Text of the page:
NER Nonfiction Editor J. M. Tyree talks with Sarah Fawn Montgomery about mirroring form and content, the dialectic of hope and despair in her essay “Doomscroll” (NER 43.2), and her forthcoming lyric essay collection, Halfway from Home.
J. M. Tyree: Your essay starts with an account of your student’s overdose and your sister’s addiction. But it expands from there to encompass so much of what I’ve felt and thought during the past few years about . . . well . . . everything. This is a historical moment in which it seems like everything that could go wrong has gone wrong. We have seen the proverbial hundred-year flood every year. Or every week! How would you summarize the essay and how did the creative process work in threading between the personal and the collective?
Sarah Fawn Montgomery: “Doomscroll” is a collage about our collective sense of drowning in disaster and the overwhelming grief that comes from feeling unable to do anything on a personal level to counter social, political, and environmental upheaval. As you mention, the essay braids many threads together, connected by images of flood, blood, and the shifting of seasons. I begin with my student’s overdose and my sister’s addiction to explore the hopelessness many young people feel about trying to build a future when the end of the world seems certain. I juxtapose this with my aging grandparents and my parents’ financial struggles, as well as with the uncertainty I face in deciding whether or not to bring children into a broken world. I also explore how gender impacts our response to disaster, women expected to perform much of the invisible labor during the pandemic and climate crisis. And finally, the essay explores the collective grief we feel over climate change as we witness mass extinction, storms, and fires, all furthering a growing disconnection between human and natural life.
Perhaps the most universal aspect of contemporary life is the feeling of being isolated, so it was important that the form mirror this. As a result, the essay is comprised of seemingly disparate sections—some personal, some collective—surrounded by blank space, that thread together through a repeating image, line, or emotion, and build meaning through the process of accumulation. I wrote this during the early days of the pandemic, so the form replicates the disjointed way the world received news during this time, as well as my own fragmented thought process. For me, essays work best when form and structure mirror the experience the writer is trying to convey, so I wanted this essay to have the same sense of collective chaos, of overwhelming grief as each section layers on top of the next to reveal emotional and environmental collapse. I’m especially interested in mosaics and weaving as a means of contemporary storytelling because they capture the collective voice so well.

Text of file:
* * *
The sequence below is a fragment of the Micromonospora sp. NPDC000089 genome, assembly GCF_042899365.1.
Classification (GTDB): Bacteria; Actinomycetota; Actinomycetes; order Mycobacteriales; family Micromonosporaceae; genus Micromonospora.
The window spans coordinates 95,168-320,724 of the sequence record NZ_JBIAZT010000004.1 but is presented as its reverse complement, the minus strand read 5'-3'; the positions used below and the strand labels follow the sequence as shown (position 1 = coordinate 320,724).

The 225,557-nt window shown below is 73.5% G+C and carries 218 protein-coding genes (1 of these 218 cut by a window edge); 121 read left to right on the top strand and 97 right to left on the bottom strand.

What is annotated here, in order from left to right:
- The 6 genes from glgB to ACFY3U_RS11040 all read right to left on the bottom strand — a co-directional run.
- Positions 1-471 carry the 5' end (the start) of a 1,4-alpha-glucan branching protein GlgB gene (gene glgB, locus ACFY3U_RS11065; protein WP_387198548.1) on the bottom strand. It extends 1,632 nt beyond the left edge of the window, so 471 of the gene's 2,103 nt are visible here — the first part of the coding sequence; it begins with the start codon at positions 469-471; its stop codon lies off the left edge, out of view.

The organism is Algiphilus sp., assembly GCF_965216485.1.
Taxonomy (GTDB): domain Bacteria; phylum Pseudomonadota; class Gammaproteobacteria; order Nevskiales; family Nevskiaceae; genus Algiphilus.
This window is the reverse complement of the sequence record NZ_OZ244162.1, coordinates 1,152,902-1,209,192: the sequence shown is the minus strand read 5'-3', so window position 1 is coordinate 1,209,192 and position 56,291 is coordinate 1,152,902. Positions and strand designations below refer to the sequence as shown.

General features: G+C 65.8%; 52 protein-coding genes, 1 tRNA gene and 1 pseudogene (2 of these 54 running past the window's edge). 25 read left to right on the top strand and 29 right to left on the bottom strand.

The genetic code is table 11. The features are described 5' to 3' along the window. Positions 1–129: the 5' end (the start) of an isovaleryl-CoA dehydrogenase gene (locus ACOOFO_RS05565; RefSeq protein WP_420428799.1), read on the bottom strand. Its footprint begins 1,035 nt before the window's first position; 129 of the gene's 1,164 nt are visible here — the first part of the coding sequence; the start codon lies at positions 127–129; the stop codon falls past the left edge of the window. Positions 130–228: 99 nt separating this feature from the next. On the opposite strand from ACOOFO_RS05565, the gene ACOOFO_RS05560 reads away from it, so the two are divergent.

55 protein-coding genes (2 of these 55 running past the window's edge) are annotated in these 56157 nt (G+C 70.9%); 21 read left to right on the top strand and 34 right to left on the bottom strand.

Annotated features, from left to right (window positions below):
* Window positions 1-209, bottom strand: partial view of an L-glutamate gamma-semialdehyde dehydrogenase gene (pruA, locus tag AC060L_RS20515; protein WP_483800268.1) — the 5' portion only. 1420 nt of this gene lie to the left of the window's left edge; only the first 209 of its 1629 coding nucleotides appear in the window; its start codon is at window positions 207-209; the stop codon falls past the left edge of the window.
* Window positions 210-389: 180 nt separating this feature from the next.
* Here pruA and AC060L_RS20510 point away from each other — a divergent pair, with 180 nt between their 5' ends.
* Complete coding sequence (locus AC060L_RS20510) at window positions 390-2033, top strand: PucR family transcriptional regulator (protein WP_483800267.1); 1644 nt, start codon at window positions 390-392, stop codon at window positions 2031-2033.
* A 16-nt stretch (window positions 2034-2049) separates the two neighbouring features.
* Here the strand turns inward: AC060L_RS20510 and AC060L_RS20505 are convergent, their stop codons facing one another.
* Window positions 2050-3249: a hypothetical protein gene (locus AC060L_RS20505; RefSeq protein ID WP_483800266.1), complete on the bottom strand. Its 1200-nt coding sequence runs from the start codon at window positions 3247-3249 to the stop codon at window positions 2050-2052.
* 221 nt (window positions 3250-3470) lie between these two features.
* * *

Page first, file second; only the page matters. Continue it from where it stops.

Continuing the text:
JMT: How does this essay connect with the rest of your forthcoming collection?
SFM: Halfway from Home is a lyric essay collection about nostalgia, longing, and searching for home during emotional and environmental collapse. Throughout my life, I’ve always felt a sense of restlessness, and I’ve chased it across the country, claiming various homes on the West Coast, in the Midwest, and now on the East Coast. This book is about movement, but also about the challenges of moving forward when you long for the past, especially when your family, your country, and the natural world are under attack. Turning to nostalgia as a way to grieve a rapidly-changing world, this collection blends lyric memoir with lamenting cultural critique, searching for how to build a home when human connection is disappearing, and how we can live meaningfully when our sense of self is uncertain in a fractured world.
Similar to “Doomscroll,” many of the essays, as well as the overall collection, incorporate a layered structure to weave various times, locations, and perspectives, collaging the personal with the collective. Many of the essays also explore climate change, collective grief, and family upheaval, examining how the various places I’ve called home have been impacted in recent years, becoming increasingly unrecognizable landscapes and unstable places to live. I’m particularly interested in human concepts of and reactions to time—we fail to learn from history, we turn to nostalgia for comfort, we share uncertainty about our future—so playing with chronology is also an important part of the collection.
JMT: Your essay is both poetic and devastating. It goes into places that are raw, with brilliant and unflinching honesty, from your sister’s nearly-fatal struggles with drugs to the contemplation of collapsing ecosystems. But would I be wrong to think about this project also as a document of endurance in which the prose itself carries some of the vitality and even the hope implied by making poetic connections? There’s this false idea out there that writing must be nice or cozy in order to convey hope . . . Would you be interested in sharing any thoughts about this whole problem of resisting despair, either as a writer or a teacher, or both?